Retirement Withdrawal Modeling with Actuarial Longevity and Stock Market Mean Reversion

How does use of actuarial estimates of retiree longevity and empirical mean reversion of stock market returns affect estimated retirement portfolio success rates? In the October 2018 revision of his paper entitled “Joint Effect of Random Years of Longevity and Mean Reversion in Equity Returns on the Safe Withdrawal Rate in Retirement”, Donald Rosenthal presents a model of safe inflation-adjusted retirement portfolio withdrawal rates that addresses: (1) uncertainty about the number of years of retirement (rather than the commonly assumed 30 years); and, (2) mean reversion in annual U.S. stock market returns (rather than a random walk). He estimates retirement longevity as a random input based on the Social Security Administration’s 2015 Actuarial Life Table. He estimates stock market real returns and measures their mean reversion using S&P 500 Index inflation-adjusted total annual returns during 1926 through 2017. He models real bond returns using 10-year U.S. Treasury note (T-note) total annual returns during 1928 through 2017. He applies Monte Carlo simulations (3,000 trials for each scenario) to assess retirement portfolio performance by:

  • Assuming an initial retirement portfolio either 100% invested in stocks or 60%/40% in stocks/T-notes (rebalanced at each year-end).
  • Debiting the portfolio each year-end by a fixed, inflation-adjusted percentage of the initial amount.
  • Calculating percentage of simulation trials for which the portfolio is not exhausted before death (success) and average portfolio terminal balance for successful trials.

He considers two benchmarks: (1) no stock market mean reversion (random walk) and fixed 30-year retirement; and, (2) no stock market mean reversion and actuarial estimate of retirement duration. He also runs sensitivity tests to see how changes in assumptions affect success rate. Using the specified data, he finds that:

Keep Reading

A Few Notes on Muscular Portfolios

Brian Livingston introduces his 2018 book, Muscular Portfolios: The Investing Revolution for Superior Returns with Lower Risk, as follows: “What we laughingly call the financial ‘services’ industry is a cesspool filled with sharks intent on siphoning your money away and making it their own. The good news is that it is absolutely possible to grow your savings with no fear of financial sharks or stock market crashes. In the past few years, we’ve seen an explosion of low-cost index funds, along with serious mathematical breakthroughs in how to combine these funds into low-risk portfolios. …This book shows you how.  …You can start with just a little money and make it grow.” Based on research from multiple sources and extensions of that research, he concludes that: Keep Reading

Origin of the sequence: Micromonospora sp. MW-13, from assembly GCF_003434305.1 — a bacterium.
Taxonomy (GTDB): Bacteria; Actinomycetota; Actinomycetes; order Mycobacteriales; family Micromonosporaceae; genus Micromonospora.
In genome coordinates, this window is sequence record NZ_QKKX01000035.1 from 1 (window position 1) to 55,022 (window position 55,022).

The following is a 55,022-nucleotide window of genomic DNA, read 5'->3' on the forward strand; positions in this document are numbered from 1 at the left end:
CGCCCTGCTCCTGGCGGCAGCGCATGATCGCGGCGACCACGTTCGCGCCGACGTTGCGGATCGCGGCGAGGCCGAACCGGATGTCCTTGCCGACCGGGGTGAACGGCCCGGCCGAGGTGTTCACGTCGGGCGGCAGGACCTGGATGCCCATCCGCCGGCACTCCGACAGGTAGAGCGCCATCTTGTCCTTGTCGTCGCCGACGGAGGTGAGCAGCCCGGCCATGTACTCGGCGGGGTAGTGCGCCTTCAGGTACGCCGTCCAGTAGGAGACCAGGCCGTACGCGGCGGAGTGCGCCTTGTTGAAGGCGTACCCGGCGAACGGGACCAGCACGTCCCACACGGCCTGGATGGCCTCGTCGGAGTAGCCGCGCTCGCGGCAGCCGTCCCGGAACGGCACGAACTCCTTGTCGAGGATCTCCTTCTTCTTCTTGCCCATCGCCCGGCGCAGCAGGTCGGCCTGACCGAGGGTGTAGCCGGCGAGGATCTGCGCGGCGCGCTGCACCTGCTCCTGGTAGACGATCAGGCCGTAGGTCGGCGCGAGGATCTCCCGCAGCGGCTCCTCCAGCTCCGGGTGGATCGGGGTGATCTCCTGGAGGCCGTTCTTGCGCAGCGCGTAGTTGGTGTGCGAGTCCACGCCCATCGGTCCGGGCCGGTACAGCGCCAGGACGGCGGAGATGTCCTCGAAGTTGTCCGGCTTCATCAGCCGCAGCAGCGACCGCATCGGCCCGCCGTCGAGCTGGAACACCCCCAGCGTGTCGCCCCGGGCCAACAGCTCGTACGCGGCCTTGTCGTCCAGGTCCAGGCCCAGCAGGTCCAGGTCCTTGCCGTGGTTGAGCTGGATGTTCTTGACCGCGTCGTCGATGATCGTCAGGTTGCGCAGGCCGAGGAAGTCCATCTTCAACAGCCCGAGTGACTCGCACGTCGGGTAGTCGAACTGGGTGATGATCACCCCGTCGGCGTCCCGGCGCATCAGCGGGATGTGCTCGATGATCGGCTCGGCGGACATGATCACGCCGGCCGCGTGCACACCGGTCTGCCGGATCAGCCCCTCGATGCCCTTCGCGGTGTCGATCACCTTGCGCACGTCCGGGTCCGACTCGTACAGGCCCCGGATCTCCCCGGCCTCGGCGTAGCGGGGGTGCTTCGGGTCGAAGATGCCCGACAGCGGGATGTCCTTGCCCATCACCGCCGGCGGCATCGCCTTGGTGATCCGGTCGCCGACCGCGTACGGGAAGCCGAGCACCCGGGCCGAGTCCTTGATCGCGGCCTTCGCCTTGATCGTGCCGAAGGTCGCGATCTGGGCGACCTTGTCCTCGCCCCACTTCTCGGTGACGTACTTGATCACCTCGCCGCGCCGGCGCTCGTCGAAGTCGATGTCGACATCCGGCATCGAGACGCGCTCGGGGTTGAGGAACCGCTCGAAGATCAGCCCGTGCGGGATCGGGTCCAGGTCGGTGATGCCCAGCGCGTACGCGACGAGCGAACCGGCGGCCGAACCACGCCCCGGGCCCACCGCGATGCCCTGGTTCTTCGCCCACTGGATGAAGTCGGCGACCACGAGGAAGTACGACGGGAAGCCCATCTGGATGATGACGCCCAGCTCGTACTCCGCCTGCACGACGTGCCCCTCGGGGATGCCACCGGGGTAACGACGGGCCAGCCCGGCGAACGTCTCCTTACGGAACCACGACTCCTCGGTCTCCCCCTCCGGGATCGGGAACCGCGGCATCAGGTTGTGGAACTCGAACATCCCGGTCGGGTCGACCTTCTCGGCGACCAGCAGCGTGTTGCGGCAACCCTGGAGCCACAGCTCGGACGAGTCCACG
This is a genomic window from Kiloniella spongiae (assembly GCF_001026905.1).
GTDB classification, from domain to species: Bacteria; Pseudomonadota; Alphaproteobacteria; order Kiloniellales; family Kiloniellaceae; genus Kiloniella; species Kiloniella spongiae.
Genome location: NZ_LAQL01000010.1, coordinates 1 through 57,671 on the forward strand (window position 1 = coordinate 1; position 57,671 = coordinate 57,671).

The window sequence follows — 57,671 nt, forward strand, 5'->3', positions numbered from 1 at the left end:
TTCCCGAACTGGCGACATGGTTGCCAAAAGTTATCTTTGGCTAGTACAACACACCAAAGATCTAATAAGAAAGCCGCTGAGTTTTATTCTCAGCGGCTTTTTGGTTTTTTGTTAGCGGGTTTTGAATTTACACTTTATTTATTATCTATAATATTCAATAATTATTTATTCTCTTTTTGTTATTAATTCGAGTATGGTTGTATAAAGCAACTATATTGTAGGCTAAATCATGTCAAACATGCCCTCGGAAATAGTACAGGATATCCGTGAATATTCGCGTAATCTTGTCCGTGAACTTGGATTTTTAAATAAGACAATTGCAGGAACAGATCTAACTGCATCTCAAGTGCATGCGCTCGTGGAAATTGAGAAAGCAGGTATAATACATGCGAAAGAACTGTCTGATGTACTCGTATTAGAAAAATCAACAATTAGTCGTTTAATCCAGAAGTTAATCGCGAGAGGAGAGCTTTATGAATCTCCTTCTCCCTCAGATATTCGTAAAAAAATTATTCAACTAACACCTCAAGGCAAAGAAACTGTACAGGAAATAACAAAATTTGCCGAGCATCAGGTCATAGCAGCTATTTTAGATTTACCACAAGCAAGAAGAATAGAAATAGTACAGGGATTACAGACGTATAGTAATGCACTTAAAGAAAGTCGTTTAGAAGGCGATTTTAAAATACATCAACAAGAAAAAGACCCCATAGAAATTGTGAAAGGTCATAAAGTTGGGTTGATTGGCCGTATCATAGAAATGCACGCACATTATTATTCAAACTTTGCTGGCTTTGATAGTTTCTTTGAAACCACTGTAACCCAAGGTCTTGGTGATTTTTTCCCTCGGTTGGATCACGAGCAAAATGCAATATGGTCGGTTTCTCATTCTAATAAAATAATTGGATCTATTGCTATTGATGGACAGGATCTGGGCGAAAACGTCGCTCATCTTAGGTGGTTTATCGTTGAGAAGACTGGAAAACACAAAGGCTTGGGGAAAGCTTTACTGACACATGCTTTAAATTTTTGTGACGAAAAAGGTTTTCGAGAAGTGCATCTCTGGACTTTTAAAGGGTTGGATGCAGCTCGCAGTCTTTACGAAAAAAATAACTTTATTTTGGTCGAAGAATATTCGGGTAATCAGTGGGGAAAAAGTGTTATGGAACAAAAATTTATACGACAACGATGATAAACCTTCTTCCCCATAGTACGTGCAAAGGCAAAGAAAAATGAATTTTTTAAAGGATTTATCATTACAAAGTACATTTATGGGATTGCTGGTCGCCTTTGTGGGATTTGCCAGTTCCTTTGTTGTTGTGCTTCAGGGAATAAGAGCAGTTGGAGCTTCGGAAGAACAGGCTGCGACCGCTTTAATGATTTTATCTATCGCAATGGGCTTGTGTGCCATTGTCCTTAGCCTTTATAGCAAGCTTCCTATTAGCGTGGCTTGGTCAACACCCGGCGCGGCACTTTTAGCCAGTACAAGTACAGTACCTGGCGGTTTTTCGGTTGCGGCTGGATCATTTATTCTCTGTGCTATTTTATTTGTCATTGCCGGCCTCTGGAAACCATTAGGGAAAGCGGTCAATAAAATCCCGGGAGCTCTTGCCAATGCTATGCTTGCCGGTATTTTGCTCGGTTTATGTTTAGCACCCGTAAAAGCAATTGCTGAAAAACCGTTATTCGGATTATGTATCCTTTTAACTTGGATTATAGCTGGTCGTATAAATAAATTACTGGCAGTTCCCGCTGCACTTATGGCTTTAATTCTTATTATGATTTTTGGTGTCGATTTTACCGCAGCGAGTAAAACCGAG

“Current High” Boost for SACEMS?

A subscriber asked whether applying a filter that restricts monthly asset selections of the “Simple Asset Class ETF Momentum Strategy” (SACEMS) to those currently at an intermediate-term high improves performance. This strategy each month reforms a portfolio of winners from the following universe based on total return over a specified lookback interval:

PowerShares DB Commodity Index Tracking (DBC)
iShares MSCI Emerging Markets Index (EEM)
iShares MSCI EAFE Index (EFA)
SPDR Gold Shares (GLD)
iShares Russell 2000 Index (IWM)
SPDR S&P 500 (SPY)
iShares Barclays 20+ Year Treasury Bond (TLT)
Vanguard REIT ETF (VNQ)